Every great pitcher has these moments…I’ve mentioned Mitch Williams quite a bit, especially in my admiration of Buzachero as an homage (not a comp) to Williams. This happened to him. This happened to Goose Gossage. This happened to Dennis Eckersley. Tonight it happened to Bubbie Buzachero, that’s reality.

In relief, side-armer Andrew Russell retires Perth PH Dylan Jones on a SAC bunt on one pitch, McOwen advances to second. He retires Perth 1B Matt Kennelly on a full-count grounder to short, McOwen advances to second. Russell is on his way to closing the inning and stranding McOwen to continue the game and salvage Buzachero’s antiquated linescore heritage. After two pitches, both away from the zone, Russell delivers a wild pitch and in a scene reminiscent (but not as glorious) of an extra-innings game I saw on the second BIL Tour on 8/26/2010, McOwen crosses home plate while Kevin David scurries to retrieve the ball, and just like that…the Perth Heat win, and are recipients of the Claxton Shield for the second consecutive year.Russell was that damn close to getting the Aces out of this inning and extending the game, but as he lost control of his slider, even during Kennelly’s AB, he pretty much blew the chances of that, pitch by pitch. Again, my point is sure, Buzachero owned the runner on base, but where in the linescore will it record, accurately, that it was indeed Andrew Russell, whose errant throw was wild enough to preclude any other outcome, who gave up the game? And if this is so, then why will Buzachero walk away with an “L” in the linescore and even take credit for that scored run?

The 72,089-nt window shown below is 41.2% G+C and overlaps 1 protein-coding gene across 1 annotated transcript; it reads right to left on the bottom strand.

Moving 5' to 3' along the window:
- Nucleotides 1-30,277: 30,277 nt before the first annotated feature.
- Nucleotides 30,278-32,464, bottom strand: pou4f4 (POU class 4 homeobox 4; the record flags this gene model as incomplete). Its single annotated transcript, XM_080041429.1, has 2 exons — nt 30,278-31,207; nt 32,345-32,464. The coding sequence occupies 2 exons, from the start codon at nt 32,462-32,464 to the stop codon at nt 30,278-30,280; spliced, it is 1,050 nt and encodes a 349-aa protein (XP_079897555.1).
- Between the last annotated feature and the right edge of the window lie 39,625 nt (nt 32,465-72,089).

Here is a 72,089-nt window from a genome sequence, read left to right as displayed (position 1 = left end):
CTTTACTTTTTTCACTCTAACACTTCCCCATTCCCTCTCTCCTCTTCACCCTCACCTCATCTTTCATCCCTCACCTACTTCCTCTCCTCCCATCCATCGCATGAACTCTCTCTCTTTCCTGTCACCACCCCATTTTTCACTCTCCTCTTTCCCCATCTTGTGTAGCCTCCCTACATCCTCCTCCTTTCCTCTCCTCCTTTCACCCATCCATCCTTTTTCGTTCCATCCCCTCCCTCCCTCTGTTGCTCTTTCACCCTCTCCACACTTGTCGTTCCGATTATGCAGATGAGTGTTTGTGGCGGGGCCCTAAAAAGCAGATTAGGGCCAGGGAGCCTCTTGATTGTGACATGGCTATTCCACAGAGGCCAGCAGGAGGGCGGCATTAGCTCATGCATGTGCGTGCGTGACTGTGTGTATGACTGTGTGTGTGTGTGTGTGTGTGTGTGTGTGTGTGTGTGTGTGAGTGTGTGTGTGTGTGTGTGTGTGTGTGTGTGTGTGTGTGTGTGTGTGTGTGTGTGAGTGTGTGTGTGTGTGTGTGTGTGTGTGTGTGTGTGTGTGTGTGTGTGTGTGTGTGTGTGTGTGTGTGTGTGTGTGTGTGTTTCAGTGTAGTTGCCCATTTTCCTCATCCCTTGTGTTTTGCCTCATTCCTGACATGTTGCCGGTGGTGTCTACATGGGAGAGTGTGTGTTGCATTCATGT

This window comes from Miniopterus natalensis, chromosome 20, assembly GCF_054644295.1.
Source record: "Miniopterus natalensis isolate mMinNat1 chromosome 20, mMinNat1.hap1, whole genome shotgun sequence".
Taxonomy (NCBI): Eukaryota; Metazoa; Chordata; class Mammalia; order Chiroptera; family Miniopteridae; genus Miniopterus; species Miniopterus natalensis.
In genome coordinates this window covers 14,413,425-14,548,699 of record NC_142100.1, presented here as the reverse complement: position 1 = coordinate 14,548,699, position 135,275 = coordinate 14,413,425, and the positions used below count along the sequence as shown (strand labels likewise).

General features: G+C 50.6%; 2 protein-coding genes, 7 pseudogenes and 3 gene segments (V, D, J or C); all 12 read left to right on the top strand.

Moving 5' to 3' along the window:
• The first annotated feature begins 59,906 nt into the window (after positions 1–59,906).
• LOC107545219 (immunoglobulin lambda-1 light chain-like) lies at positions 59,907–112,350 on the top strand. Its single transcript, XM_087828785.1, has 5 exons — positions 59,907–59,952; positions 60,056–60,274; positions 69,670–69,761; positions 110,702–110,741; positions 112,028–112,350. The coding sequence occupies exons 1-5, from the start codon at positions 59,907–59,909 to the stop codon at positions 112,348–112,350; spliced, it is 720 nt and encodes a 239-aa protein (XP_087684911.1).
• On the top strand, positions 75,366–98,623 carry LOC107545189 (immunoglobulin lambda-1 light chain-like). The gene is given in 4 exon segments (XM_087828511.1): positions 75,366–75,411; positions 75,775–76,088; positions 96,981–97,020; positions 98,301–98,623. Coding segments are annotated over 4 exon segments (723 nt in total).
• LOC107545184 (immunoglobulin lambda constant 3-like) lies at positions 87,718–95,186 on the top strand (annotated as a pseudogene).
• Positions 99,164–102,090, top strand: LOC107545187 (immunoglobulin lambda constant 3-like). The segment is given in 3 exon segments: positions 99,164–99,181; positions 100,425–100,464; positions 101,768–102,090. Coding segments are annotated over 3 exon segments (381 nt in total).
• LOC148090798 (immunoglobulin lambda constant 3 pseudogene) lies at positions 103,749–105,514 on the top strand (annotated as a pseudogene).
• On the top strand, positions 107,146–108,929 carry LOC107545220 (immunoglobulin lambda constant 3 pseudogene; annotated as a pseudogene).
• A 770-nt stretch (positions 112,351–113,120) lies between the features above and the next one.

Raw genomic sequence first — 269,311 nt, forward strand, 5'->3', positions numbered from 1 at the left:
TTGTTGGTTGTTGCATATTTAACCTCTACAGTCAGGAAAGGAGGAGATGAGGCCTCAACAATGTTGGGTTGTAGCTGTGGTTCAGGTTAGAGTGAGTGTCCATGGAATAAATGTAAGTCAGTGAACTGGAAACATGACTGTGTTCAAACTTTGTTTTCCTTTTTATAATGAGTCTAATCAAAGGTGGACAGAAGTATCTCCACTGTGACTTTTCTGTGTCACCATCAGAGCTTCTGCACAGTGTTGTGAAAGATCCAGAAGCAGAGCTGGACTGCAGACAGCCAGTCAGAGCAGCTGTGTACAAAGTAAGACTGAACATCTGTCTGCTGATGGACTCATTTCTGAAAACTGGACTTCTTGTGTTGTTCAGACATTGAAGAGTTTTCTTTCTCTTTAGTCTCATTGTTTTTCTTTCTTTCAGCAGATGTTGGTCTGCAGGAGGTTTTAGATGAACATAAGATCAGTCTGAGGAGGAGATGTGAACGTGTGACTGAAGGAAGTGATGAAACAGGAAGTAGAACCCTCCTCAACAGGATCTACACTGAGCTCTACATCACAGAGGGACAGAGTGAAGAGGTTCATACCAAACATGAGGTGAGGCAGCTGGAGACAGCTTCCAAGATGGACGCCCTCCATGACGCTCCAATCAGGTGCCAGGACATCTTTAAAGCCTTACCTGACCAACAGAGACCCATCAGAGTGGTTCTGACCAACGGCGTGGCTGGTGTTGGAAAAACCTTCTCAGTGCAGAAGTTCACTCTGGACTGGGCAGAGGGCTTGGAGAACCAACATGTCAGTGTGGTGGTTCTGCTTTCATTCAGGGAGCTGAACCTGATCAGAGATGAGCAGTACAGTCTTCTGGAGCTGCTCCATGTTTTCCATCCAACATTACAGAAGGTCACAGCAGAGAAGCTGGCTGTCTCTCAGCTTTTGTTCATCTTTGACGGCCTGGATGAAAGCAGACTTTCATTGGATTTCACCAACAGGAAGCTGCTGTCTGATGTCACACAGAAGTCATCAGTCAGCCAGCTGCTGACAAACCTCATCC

The Look

Channeling Mitch Williams

Heat Claxton Shield Champs

This is perhaps why Buzachero is a hero and a legend to Australian baseball fans, despite the fact that he’s a guy from Tennessee, a competitor who does things differently than the grain on the bat runs. Think what you want about that “L” in this most important game, but Bubbie won a great deal more. He won the collective hearts of a nation of baseball fans, and even more hearts around the world, those who couldn’t have enjoyed his work more than they ever thought possible…this fan certainly included.